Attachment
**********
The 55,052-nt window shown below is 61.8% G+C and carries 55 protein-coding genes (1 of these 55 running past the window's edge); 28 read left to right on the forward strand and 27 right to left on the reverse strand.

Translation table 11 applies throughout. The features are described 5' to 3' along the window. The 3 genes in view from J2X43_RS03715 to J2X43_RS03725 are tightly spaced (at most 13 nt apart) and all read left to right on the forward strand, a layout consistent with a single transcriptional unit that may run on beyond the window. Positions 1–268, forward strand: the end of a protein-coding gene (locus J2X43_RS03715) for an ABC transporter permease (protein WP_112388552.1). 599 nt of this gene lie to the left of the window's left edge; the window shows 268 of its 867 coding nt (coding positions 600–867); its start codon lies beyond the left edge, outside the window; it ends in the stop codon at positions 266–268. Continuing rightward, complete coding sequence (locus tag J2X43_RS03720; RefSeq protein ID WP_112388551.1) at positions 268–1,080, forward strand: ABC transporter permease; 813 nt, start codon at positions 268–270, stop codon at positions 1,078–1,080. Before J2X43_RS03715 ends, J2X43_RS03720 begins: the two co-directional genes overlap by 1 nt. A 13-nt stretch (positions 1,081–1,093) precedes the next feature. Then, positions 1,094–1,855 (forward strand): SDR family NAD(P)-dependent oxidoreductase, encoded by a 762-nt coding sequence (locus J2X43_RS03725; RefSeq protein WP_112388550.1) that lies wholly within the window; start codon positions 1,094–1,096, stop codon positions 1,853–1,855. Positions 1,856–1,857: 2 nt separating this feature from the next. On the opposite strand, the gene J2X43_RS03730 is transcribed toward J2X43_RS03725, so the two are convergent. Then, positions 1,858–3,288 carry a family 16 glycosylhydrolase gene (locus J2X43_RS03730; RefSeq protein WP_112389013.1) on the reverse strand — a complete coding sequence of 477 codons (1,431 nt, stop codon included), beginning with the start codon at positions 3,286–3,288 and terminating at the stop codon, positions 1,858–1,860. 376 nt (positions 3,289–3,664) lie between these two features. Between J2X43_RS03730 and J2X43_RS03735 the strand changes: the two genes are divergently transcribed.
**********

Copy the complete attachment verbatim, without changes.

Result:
The 55,052-nt window shown below is 61.8% G+C and carries 55 protein-coding genes (1 of these 55 running past the window's edge); 28 read left to right on the forward strand and 27 right to left on the reverse strand.

Translation table 11 applies throughout. The features are described 5' to 3' along the window. The 3 genes in view from J2X43_RS03715 to J2X43_RS03725 are tightly spaced (at most 13 nt apart) and all read left to right on the forward strand, a layout consistent with a single transcriptional unit that may run on beyond the window. Positions 1–268, forward strand: the end of a protein-coding gene (locus J2X43_RS03715) for an ABC transporter permease (protein WP_112388552.1). 599 nt of this gene lie to the left of the window's left edge; the window shows 268 of its 867 coding nt (coding positions 600–867); its start codon lies beyond the left edge, outside the window; it ends in the stop codon at positions 266–268. Continuing rightward, complete coding sequence (locus tag J2X43_RS03720; RefSeq protein ID WP_112388551.1) at positions 268–1,080, forward strand: ABC transporter permease; 813 nt, start codon at positions 268–270, stop codon at positions 1,078–1,080. Before J2X43_RS03715 ends, J2X43_RS03720 begins: the two co-directional genes overlap by 1 nt. A 13-nt stretch (positions 1,081–1,093) precedes the next feature. Then, positions 1,094–1,855 (forward strand): SDR family NAD(P)-dependent oxidoreductase, encoded by a 762-nt coding sequence (locus J2X43_RS03725; RefSeq protein WP_112388550.1) that lies wholly within the window; start codon positions 1,094–1,096, stop codon positions 1,853–1,855. Positions 1,856–1,857: 2 nt separating this feature from the next. On the opposite strand, the gene J2X43_RS03730 is transcribed toward J2X43_RS03725, so the two are convergent. Then, positions 1,858–3,288 carry a family 16 glycosylhydrolase gene (locus J2X43_RS03730; RefSeq protein WP_112389013.1) on the reverse strand — a complete coding sequence of 477 codons (1,431 nt, stop codon included), beginning with the start codon at positions 3,286–3,288 and terminating at the stop codon, positions 1,858–1,860. 376 nt (positions 3,289–3,664) lie between these two features. Between J2X43_RS03730 and J2X43_RS03735 the strand changes: the two genes are divergently transcribed.